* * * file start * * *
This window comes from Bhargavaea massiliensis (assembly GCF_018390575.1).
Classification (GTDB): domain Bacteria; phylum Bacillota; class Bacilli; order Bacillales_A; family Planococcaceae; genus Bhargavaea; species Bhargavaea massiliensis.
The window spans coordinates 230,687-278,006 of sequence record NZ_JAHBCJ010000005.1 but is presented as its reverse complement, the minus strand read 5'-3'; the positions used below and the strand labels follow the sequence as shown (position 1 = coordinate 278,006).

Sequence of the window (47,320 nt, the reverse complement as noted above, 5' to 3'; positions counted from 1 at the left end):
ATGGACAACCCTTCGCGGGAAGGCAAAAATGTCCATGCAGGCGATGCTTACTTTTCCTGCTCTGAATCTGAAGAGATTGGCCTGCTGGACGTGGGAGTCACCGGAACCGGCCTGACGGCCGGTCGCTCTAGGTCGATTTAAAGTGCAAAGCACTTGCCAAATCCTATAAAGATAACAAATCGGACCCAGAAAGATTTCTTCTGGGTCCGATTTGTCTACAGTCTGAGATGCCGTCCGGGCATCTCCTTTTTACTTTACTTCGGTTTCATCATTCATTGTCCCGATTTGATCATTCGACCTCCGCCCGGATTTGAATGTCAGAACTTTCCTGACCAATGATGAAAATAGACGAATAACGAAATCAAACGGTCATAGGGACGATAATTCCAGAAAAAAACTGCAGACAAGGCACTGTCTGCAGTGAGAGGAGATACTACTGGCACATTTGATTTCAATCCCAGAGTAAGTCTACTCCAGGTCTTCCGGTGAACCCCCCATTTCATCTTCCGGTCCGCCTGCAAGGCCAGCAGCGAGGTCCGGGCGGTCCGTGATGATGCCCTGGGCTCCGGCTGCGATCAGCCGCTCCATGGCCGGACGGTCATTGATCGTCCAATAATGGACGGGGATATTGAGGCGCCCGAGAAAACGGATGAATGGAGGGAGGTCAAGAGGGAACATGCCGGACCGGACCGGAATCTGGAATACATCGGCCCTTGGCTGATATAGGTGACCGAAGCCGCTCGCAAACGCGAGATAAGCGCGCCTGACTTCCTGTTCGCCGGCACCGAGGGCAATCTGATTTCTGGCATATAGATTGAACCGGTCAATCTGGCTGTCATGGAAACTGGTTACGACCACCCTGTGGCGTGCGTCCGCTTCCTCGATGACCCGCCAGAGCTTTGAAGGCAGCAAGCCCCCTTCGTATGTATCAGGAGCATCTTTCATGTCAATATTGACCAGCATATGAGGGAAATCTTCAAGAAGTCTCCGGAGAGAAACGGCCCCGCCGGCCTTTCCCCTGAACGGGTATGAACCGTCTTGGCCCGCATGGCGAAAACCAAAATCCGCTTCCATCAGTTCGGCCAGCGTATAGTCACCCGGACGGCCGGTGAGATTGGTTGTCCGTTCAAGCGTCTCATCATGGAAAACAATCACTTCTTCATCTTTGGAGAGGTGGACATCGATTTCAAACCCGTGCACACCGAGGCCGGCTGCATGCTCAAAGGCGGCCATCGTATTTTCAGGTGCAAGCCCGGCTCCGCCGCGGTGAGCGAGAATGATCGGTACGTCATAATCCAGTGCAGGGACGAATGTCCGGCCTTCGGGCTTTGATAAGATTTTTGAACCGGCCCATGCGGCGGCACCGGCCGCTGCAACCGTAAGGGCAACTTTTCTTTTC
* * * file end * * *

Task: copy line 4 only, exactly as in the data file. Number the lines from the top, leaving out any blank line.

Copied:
Sequence of the window (47,320 nt, the reverse complement as noted above, 5' to 3'; positions counted from 1 at the left end):